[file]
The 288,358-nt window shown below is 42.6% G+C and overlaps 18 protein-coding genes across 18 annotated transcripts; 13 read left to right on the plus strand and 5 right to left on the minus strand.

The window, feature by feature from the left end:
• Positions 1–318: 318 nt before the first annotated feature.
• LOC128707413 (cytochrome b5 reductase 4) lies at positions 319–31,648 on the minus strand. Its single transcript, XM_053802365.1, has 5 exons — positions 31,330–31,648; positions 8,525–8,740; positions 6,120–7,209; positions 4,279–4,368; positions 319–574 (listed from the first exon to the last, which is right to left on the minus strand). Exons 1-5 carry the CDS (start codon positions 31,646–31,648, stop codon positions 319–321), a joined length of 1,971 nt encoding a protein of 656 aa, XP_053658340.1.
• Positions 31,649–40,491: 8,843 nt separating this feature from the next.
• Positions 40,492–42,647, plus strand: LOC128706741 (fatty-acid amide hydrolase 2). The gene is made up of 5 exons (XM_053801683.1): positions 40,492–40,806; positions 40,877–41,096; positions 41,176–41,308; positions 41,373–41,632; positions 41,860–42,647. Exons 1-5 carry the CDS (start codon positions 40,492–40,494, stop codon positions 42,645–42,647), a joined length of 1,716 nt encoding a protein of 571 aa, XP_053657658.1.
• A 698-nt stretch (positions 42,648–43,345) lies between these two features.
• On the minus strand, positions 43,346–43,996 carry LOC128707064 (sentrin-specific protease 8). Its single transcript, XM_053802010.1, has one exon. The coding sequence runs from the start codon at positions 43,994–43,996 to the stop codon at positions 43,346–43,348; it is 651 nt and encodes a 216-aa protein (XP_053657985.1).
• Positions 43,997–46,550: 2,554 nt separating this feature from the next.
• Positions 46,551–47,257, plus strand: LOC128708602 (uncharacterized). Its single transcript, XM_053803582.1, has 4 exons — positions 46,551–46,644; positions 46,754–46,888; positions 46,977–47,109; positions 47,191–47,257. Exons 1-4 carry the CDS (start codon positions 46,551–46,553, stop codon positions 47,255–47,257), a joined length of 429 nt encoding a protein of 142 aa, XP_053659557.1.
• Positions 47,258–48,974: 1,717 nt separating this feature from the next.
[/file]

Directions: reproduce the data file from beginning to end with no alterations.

The 288,358-nt window shown below is 42.6% G+C and overlaps 18 protein-coding genes across 18 annotated transcripts; 13 read left to right on the plus strand and 5 right to left on the minus strand.

The window, feature by feature from the left end:
• Positions 1–318: 318 nt before the first annotated feature.
• LOC128707413 (cytochrome b5 reductase 4) lies at positions 319–31,648 on the minus strand. Its single transcript, XM_053802365.1, has 5 exons — positions 31,330–31,648; positions 8,525–8,740; positions 6,120–7,209; positions 4,279–4,368; positions 319–574 (listed from the first exon to the last, which is right to left on the minus strand). Exons 1-5 carry the CDS (start codon positions 31,646–31,648, stop codon positions 319–321), a joined length of 1,971 nt encoding a protein of 656 aa, XP_053658340.1.
• Positions 31,649–40,491: 8,843 nt separating this feature from the next.
• Positions 40,492–42,647, plus strand: LOC128706741 (fatty-acid amide hydrolase 2). The gene is made up of 5 exons (XM_053801683.1): positions 40,492–40,806; positions 40,877–41,096; positions 41,176–41,308; positions 41,373–41,632; positions 41,860–42,647. Exons 1-5 carry the CDS (start codon positions 40,492–40,494, stop codon positions 42,645–42,647), a joined length of 1,716 nt encoding a protein of 571 aa, XP_053657658.1.
• A 698-nt stretch (positions 42,648–43,345) lies between these two features.
• On the minus strand, positions 43,346–43,996 carry LOC128707064 (sentrin-specific protease 8). Its single transcript, XM_053802010.1, has one exon. The coding sequence runs from the start codon at positions 43,994–43,996 to the stop codon at positions 43,346–43,348; it is 651 nt and encodes a 216-aa protein (XP_053657985.1).
• Positions 43,997–46,550: 2,554 nt separating this feature from the next.
• Positions 46,551–47,257, plus strand: LOC128708602 (uncharacterized). Its single transcript, XM_053803582.1, has 4 exons — positions 46,551–46,644; positions 46,754–46,888; positions 46,977–47,109; positions 47,191–47,257. Exons 1-4 carry the CDS (start codon positions 46,551–46,553, stop codon positions 47,255–47,257), a joined length of 429 nt encoding a protein of 142 aa, XP_053659557.1.
• Positions 47,258–48,974: 1,717 nt separating this feature from the next.